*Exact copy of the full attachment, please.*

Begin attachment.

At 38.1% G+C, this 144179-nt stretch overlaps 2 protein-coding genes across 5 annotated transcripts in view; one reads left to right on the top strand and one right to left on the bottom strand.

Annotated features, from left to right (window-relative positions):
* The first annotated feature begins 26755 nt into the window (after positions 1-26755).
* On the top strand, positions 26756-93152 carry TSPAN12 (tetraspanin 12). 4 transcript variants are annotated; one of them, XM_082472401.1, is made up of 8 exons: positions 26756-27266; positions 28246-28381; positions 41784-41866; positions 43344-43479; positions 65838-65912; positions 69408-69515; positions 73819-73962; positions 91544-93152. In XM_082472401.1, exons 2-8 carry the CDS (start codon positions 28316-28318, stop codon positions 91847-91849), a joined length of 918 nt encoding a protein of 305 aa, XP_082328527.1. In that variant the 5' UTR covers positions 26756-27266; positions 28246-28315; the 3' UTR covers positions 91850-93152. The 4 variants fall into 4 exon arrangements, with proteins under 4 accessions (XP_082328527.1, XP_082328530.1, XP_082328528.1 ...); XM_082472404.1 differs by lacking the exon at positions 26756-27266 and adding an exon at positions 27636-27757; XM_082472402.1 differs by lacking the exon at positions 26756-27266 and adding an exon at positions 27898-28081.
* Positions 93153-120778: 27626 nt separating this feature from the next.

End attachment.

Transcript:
At 38.1% G+C, this 144179-nt stretch overlaps 2 protein-coding genes across 5 annotated transcripts in view; one reads left to right on the top strand and one right to left on the bottom strand.

Annotated features, from left to right (window-relative positions):
* The first annotated feature begins 26755 nt into the window (after positions 1-26755).
* On the top strand, positions 26756-93152 carry TSPAN12 (tetraspanin 12). 4 transcript variants are annotated; one of them, XM_082472401.1, is made up of 8 exons: positions 26756-27266; positions 28246-28381; positions 41784-41866; positions 43344-43479; positions 65838-65912; positions 69408-69515; positions 73819-73962; positions 91544-93152. In XM_082472401.1, exons 2-8 carry the CDS (start codon positions 28316-28318, stop codon positions 91847-91849), a joined length of 918 nt encoding a protein of 305 aa, XP_082328527.1. In that variant the 5' UTR covers positions 26756-27266; positions 28246-28315; the 3' UTR covers positions 91850-93152. The 4 variants fall into 4 exon arrangements, with proteins under 4 accessions (XP_082328527.1, XP_082328530.1, XP_082328528.1 ...); XM_082472404.1 differs by lacking the exon at positions 26756-27266 and adding an exon at positions 27636-27757; XM_082472402.1 differs by lacking the exon at positions 26756-27266 and adding an exon at positions 27898-28081.
* Positions 93153-120778: 27626 nt separating this feature from the next.